What about the security proof?

The fascinating thing about the 802.11i handshake is that despite all of the roadblocks IEEE has thrown in people’s way, it (the handshake, at least) has been formally analyzed. At least, for some definition of the term.

(This isn’t me throwing shade — it’s a factual statement. In formal analysis, definitions really, really matter!)

A paper by He, Sundararajan, Datta, Derek and Mitchell (from 2005!) looked at the 802.11i handshake and tried to determine its security properties. What they determined is that yes, indeed, it did produce a secret and strong key, even when an attacker could tamper with and replay messages (under various assumptions). This is good, important work. The proof is hard to understand, but this is par for the course. It seems to be correct.

Even better, there are other security proofs showing that — provided the nonces are never repeated — encryption modes like CCM and GCM are highly secure. This means that given a secure key, it should be possible to encrypt safely.

So what went wrong?

The critical problem is that while people looked closely at the two components — handshake and encryption protocol — in isolation, apparently nobody looked closely at the two components as they were connected together. I’m pretty sure there’s an entire geek meme about this.

Of course, the reason nobody looked closely at this stuff is that doing so is just plainhard. Protocols have an exponential number of possible cases to analyze, and we’re just about at the limit of the complexity of protocols that human beings can truly reason about, or that peer-reviewers can verify. The more pieces you add to the mix, the worse this problem gets.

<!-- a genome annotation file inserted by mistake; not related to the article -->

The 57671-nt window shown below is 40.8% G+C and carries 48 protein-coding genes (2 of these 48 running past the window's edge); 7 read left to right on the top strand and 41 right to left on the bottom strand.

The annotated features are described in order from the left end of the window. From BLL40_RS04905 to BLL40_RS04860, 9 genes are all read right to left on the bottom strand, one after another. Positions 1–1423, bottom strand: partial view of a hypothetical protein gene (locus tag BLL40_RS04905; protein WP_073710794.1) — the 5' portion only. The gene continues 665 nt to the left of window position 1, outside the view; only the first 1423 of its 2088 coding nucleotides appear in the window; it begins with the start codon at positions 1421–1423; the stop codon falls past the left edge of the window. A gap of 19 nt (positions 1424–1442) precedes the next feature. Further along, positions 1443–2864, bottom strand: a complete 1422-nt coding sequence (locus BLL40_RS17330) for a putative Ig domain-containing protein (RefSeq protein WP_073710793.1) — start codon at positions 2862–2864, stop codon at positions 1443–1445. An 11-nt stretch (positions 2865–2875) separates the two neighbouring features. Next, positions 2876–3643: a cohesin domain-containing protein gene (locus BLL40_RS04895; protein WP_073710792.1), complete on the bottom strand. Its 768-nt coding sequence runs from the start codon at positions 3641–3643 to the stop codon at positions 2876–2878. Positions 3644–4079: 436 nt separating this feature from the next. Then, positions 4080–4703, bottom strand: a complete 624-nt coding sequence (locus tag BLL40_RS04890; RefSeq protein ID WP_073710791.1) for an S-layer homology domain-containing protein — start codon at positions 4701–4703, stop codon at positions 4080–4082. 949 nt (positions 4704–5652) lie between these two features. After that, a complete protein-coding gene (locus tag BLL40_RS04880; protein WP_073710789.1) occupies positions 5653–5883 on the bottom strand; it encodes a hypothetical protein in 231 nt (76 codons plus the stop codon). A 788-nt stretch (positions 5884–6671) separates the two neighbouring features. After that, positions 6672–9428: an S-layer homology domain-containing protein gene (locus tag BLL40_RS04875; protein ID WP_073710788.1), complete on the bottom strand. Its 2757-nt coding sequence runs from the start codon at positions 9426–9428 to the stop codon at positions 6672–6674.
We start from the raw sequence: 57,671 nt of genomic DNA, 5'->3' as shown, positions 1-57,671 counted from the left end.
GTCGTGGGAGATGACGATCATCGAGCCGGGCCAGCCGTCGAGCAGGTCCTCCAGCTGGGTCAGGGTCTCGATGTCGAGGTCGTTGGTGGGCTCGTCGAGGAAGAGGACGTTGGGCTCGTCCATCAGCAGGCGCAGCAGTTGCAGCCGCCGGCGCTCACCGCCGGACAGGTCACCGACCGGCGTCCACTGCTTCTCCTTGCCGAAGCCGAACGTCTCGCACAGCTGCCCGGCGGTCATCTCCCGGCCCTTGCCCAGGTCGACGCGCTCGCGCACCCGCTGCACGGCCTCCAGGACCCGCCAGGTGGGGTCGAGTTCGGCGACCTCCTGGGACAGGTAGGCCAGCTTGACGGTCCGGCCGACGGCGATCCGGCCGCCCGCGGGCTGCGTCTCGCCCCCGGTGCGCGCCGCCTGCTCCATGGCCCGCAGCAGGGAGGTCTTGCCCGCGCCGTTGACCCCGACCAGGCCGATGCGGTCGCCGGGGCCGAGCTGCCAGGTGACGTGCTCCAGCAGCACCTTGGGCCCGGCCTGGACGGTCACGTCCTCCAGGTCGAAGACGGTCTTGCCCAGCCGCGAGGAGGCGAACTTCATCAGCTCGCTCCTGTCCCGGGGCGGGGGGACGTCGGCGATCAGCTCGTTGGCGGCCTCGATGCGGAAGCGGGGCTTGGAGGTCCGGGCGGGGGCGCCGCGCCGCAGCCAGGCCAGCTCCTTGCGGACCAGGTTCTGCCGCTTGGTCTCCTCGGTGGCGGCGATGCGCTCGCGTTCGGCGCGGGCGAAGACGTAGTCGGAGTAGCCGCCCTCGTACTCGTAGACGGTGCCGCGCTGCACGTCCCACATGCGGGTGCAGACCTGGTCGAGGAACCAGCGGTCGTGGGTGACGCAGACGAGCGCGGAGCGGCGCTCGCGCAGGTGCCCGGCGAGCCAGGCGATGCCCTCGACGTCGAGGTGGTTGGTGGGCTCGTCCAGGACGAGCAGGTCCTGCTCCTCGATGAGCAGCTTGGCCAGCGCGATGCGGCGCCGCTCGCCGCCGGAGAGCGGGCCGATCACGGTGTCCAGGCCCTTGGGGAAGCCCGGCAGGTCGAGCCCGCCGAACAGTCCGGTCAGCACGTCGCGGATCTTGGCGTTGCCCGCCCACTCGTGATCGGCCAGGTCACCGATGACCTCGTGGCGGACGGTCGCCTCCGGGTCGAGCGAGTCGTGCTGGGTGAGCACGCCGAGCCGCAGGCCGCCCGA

In the end we all know that the answer is for humans to stop doing this work. We need machine-assisted verification of protocols, preferably tied to the actual source code that implements them. This would ensure that the protocol actually does what it says, and that implementers don’t further screw it up, thus invalidating the security proof.

This needs to be done urgently, but we’re so early in the process of figuring out how to do it that it’s not clear what it will take to make this stuff go live. All in all, this is an area that could use a lot more work. I hope I live to see it.

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* Update: An early version of this post suggested that the attacker would replay the third message. This can indeed happen, and it does happen in some of the more sophisticated attacks. But primarily, the paper describes forcing the AP to resend it by blocking the acknowledgement from being received at the AP. Thanks to Nikita Borisov and Kyle Birkeland for the fix!